Doug Whitehead, who coaches varsity baseball and girls’ volleyball for CSAT, is a Kenmore East grad. Having played three sports – volleyball, basketball and baseball – during his days as a student-athlete, Whitehead knows first hand what the NFL is all about and can offer an interesting perspective on the move.

“I think there’s a little bit of a feeling that we need to prove ourselves,” said Whitehead. “Anytime you come into a new league you’re trying to do your best and you’re trying to put your best product out there. Yeah I think it’s important we show that we can compete at this level. We competed at the other levels with N-O and the N-O has some very good competition. Stepping up to the NFL is gonna be even tougher, but I think we’re definitely up for it and our kids will work their butts off to get to where they need to be.”

While it’s true that volleyball and both girls and boys soccer teams have had a rough going in the first few weeks, those close to the CSAT programs know that the girls’ and boys basketball teams and baseball have been very successful in recent seasons. The Eagles baseball team upset longtime Class B powerhouse Tonawanda in last season’s sectional playoffs and were on the cusp of making the B-1 title game. Whitehead said the balance of teams at CSAT that are competitive and ones that are struggling is a challenge that all schools face. So CSAT is no different than any other NFL school in that regard.

“There’s gonna be growing pains,” Whitehead said, “but in any school district whether you’re an A school or a D school, you’re still gonna have teams that are gonna be really good and in a year or two they can be really bad. The ebs and flows of coaching high school sports.”

Reed added that not having to pour as much money into the transportation budget means there could be money available to benefit the athletic program in other ways. Like possibly expanding to include another sport, like a ski club, somewhere down the road.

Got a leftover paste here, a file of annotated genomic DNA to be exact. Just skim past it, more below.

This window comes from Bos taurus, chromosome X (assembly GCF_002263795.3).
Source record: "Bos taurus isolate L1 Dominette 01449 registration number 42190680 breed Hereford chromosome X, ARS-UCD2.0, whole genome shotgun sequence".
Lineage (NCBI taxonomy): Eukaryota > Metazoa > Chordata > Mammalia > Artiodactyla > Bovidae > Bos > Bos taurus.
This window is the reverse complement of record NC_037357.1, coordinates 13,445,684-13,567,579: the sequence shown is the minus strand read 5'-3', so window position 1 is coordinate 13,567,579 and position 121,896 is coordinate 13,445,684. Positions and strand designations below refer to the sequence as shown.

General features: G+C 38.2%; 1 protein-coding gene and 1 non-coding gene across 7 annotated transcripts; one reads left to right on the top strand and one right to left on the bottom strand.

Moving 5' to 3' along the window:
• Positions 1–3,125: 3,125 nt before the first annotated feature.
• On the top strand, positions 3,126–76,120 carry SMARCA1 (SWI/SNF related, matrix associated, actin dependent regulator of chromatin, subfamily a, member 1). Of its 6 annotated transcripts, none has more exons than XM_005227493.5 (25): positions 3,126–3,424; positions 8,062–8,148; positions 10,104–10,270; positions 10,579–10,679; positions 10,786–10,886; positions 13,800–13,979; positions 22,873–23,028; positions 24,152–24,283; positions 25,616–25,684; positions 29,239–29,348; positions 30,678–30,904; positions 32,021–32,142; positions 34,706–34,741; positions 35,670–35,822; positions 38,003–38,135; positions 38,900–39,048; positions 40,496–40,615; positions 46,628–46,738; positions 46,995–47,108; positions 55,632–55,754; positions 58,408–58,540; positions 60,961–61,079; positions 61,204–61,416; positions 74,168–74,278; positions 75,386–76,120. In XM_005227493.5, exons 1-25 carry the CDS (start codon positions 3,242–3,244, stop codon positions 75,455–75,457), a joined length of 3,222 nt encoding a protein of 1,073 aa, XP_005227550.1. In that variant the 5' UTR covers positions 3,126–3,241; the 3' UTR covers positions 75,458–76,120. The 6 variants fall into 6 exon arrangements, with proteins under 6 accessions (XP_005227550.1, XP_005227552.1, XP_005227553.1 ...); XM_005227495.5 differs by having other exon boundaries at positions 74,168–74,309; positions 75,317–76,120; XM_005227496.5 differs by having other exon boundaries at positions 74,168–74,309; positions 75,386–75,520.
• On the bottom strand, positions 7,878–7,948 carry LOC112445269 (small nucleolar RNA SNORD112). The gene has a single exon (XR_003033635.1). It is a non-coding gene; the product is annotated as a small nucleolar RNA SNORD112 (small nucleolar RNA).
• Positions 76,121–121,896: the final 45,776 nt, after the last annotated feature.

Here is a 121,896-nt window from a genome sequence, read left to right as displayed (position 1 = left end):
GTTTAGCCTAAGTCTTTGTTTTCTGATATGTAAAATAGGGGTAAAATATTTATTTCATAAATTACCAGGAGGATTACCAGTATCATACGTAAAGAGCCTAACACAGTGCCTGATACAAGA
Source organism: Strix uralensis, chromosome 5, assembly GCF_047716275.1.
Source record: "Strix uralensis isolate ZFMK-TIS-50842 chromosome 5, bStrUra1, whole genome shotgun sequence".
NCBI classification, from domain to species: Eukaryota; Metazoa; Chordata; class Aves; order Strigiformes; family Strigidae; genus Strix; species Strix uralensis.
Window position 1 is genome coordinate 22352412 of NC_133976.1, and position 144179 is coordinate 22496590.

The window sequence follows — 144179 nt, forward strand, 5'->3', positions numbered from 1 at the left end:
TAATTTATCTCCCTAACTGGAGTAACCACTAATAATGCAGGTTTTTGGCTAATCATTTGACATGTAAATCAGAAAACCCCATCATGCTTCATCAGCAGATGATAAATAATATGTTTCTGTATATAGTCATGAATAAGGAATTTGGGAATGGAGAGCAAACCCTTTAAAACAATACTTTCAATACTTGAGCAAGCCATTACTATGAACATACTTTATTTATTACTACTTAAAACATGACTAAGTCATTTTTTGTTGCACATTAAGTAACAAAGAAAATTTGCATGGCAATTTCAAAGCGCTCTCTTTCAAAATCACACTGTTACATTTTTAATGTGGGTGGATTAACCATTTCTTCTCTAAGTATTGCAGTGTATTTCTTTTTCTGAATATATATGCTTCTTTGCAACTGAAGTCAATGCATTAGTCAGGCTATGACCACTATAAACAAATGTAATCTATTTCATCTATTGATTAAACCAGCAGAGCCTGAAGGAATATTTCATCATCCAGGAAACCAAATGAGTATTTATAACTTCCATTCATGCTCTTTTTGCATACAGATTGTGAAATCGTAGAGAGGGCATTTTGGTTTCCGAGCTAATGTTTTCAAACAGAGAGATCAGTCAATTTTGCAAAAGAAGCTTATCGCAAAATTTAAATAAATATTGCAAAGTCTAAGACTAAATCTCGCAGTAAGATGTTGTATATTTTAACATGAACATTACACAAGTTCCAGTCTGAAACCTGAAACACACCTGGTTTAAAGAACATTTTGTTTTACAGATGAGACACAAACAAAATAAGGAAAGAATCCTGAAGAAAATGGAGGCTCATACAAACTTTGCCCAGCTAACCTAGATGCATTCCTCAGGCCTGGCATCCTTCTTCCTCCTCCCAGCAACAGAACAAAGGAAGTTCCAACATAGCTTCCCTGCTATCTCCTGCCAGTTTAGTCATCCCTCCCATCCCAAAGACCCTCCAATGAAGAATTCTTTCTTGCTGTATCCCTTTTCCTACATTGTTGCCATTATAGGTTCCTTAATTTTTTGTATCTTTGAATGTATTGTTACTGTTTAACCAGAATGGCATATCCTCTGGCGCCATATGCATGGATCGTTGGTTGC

For now, it’s about taking what they’ve learned through time in the Niagara-Orleans League and trying to find success in the smaller victories along the way. And realizing that those small victories will lead to bigger results over time.

Samantha Snashell, a senior captain on the CSAT volleyball and softball teams, says they faced some strong teams in the N-O. But after just a few weeks in the NFL, Snashell has noticed that the level of competition in the NFL, especially volleyball, is a cut above what they had been seeing.

“I feel like the competition level is harder this year than it was last year,” she said. Snashell believes CSAT teams can definitely hold their own against the NFL, but they have to believe they can do it from the start and not let a negative mentality set in if they fall behind early.

The move to the NFL should also be a plus for the long term well being of CSAT kids. The close proximity of the NFL schools will makes it a much more convenient for the CSAT student-athletes, many of whom rely on public transportation to and from school, to get home at an earlier hour and not feel rushed to do homework.

“Absolutely. Our kids are great workers and they’ll work their butts off for school and that’s the most important thing,” said Whitehead.

“Sports, we always tell them comes secondary. If your grades are good and your sports are good it can help you in the long run in college or in life….the most important thing is they get the work ethic, something that they’ll need when they are older. That’s the most important thing. Wins and losses will come, making them into good people and successful adults is the most important thing.”